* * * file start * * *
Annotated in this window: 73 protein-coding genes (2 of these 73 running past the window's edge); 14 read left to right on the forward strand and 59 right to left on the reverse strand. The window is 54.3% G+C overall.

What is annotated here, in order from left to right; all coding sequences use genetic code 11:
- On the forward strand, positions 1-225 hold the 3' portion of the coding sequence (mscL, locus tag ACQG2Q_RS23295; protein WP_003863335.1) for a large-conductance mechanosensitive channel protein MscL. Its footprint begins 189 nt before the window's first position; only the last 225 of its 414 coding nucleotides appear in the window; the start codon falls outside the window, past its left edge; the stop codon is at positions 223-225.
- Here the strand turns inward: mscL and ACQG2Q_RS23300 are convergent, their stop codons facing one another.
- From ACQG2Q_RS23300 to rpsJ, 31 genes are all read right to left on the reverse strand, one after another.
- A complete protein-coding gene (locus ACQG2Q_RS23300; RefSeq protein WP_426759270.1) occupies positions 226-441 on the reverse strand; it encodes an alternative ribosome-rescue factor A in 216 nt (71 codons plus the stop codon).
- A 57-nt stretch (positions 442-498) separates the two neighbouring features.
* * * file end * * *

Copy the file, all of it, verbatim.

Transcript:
Annotated in this window: 73 protein-coding genes (2 of these 73 running past the window's edge); 14 read left to right on the forward strand and 59 right to left on the reverse strand. The window is 54.3% G+C overall.

What is annotated here, in order from left to right; all coding sequences use genetic code 11:
- On the forward strand, positions 1-225 hold the 3' portion of the coding sequence (mscL, locus tag ACQG2Q_RS23295; protein WP_003863335.1) for a large-conductance mechanosensitive channel protein MscL. Its footprint begins 189 nt before the window's first position; only the last 225 of its 414 coding nucleotides appear in the window; the start codon falls outside the window, past its left edge; the stop codon is at positions 223-225.
- Here the strand turns inward: mscL and ACQG2Q_RS23300 are convergent, their stop codons facing one another.
- From ACQG2Q_RS23300 to rpsJ, 31 genes are all read right to left on the reverse strand, one after another.
- A complete protein-coding gene (locus ACQG2Q_RS23300; RefSeq protein WP_426759270.1) occupies positions 226-441 on the reverse strand; it encodes an alternative ribosome-rescue factor A in 216 nt (71 codons plus the stop codon).
- A 57-nt stretch (positions 442-498) separates the two neighbouring features.